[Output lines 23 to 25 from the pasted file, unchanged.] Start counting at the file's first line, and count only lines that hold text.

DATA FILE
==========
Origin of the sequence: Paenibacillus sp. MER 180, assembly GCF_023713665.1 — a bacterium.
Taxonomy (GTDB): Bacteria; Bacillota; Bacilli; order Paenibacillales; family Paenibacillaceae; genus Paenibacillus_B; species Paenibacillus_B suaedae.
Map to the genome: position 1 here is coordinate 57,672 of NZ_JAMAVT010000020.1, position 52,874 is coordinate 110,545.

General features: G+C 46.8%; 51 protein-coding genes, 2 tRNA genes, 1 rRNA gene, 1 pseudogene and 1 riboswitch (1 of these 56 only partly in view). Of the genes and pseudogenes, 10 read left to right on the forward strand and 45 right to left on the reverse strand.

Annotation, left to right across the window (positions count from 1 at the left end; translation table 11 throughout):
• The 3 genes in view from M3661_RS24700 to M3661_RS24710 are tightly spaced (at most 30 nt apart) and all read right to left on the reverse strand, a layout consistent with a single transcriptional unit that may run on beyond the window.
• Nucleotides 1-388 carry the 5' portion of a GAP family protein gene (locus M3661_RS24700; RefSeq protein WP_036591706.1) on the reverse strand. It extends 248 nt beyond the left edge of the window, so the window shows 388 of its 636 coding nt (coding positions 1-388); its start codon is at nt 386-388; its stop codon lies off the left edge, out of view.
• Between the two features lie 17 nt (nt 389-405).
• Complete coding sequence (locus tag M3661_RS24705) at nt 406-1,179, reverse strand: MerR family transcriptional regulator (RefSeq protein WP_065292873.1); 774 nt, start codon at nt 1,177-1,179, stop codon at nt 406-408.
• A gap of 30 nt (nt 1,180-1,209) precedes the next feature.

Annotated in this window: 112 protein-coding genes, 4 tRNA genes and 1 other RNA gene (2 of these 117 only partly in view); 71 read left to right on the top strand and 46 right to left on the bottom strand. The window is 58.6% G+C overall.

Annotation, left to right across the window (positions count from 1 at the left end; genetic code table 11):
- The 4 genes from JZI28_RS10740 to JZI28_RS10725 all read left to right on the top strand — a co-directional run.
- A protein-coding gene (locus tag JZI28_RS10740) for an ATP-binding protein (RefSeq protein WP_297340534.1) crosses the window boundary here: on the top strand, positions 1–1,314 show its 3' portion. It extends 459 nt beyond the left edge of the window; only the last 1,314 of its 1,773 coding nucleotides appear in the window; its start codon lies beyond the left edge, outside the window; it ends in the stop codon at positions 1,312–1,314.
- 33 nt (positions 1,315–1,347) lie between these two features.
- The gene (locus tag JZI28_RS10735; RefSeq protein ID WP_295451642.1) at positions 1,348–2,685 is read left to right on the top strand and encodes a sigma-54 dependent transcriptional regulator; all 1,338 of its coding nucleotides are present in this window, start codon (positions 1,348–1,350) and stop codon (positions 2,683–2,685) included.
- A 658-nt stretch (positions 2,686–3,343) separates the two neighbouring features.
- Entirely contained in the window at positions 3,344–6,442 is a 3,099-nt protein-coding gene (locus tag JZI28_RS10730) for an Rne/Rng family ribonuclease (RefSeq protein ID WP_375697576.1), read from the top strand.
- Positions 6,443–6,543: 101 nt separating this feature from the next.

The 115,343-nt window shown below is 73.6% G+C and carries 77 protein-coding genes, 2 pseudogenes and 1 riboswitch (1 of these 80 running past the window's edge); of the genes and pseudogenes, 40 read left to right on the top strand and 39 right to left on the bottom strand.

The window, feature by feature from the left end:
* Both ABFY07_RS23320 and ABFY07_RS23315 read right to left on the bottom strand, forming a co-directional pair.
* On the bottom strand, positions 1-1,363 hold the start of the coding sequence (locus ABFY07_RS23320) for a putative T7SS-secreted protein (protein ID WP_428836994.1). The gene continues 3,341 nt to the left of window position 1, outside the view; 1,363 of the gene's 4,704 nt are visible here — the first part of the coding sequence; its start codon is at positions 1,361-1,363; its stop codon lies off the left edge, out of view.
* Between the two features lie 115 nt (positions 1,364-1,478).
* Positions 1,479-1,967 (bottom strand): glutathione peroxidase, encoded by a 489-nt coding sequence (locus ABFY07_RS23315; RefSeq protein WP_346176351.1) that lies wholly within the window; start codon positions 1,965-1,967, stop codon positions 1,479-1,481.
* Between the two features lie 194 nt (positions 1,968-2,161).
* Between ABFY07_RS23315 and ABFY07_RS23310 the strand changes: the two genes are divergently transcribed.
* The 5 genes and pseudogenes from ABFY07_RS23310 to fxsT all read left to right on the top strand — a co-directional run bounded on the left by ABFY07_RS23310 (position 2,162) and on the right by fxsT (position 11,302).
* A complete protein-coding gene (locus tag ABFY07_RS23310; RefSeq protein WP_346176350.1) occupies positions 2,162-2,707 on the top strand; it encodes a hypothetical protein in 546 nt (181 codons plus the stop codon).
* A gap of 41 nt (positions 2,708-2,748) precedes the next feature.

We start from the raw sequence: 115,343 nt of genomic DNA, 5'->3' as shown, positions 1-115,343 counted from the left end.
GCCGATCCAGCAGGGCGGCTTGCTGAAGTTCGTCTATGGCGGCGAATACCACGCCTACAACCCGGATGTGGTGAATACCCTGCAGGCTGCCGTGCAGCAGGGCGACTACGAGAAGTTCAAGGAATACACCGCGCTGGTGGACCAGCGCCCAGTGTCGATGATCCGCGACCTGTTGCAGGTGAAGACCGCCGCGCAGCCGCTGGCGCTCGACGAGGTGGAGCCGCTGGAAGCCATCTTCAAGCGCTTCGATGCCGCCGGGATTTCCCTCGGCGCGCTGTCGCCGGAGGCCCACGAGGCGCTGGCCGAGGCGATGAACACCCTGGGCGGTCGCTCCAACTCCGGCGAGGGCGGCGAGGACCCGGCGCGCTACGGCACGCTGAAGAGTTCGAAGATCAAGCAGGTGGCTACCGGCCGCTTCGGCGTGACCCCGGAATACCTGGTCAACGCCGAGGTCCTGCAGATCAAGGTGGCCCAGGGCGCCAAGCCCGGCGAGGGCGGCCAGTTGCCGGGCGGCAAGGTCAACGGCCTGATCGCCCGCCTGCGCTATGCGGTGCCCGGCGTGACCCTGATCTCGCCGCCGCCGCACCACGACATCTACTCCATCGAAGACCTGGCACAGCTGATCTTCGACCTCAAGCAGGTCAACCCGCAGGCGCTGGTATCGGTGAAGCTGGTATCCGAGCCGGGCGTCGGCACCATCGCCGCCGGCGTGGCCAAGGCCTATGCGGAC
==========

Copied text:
* On the bottom strand, positions 1-1,363 hold the start of the coding sequence (locus ABFY07_RS23320) for a putative T7SS-secreted protein (protein ID WP_428836994.1). The gene continues 3,341 nt to the left of window position 1, outside the view; 1,363 of the gene's 4,704 nt are visible here — the first part of the coding sequence; its start codon is at positions 1,361-1,363; its stop codon lies off the left edge, out of view.
* Between the two features lie 115 nt (positions 1,364-1,478).
* Positions 1,479-1,967 (bottom strand): glutathione peroxidase, encoded by a 489-nt coding sequence (locus ABFY07_RS23315; RefSeq protein WP_346176351.1) that lies wholly within the window; start codon positions 1,965-1,967, stop codon positions 1,479-1,481.